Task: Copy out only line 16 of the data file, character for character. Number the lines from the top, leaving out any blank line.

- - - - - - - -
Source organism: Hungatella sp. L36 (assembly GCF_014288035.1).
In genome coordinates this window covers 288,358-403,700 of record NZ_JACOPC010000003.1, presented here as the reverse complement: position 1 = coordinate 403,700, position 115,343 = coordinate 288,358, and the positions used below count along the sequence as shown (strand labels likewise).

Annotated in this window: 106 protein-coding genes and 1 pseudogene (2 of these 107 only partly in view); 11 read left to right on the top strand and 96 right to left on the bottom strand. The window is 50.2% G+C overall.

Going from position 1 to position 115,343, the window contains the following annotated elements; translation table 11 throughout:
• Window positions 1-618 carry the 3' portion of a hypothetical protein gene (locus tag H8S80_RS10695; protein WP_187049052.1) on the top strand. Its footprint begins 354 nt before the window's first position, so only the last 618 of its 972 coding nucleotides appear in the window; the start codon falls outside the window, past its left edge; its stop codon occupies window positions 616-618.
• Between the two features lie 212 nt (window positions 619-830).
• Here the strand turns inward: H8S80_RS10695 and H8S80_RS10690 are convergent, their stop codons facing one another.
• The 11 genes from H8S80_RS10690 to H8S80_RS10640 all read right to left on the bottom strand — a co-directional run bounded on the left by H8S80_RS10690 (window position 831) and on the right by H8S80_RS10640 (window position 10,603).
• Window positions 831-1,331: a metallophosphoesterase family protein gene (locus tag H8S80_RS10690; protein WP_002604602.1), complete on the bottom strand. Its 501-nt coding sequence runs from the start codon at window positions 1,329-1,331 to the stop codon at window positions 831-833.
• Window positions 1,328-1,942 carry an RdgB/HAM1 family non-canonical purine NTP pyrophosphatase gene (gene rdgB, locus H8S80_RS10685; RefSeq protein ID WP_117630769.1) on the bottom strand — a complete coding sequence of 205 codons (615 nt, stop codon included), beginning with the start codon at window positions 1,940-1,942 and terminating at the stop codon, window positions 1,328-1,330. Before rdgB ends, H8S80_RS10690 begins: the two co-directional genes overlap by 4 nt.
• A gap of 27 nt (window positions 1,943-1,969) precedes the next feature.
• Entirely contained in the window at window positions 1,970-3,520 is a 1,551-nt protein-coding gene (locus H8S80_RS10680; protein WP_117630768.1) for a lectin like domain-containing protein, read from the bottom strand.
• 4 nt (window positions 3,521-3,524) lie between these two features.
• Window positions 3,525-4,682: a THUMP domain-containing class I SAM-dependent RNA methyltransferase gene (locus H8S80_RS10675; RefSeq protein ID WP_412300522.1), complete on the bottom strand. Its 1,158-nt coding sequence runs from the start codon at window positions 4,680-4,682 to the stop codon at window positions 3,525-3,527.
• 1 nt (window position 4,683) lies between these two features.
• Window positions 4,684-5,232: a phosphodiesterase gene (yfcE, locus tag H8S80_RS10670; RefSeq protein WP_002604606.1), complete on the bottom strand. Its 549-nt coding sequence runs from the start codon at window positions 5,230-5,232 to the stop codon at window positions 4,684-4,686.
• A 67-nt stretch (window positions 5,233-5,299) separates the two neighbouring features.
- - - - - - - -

• Window positions 4,684-5,232: a phosphodiesterase gene (yfcE, locus tag H8S80_RS10670; RefSeq protein WP_002604606.1), complete on the bottom strand. Its 549-nt coding sequence runs from the start codon at window positions 5,230-5,232 to the stop codon at window positions 4,684-4,686.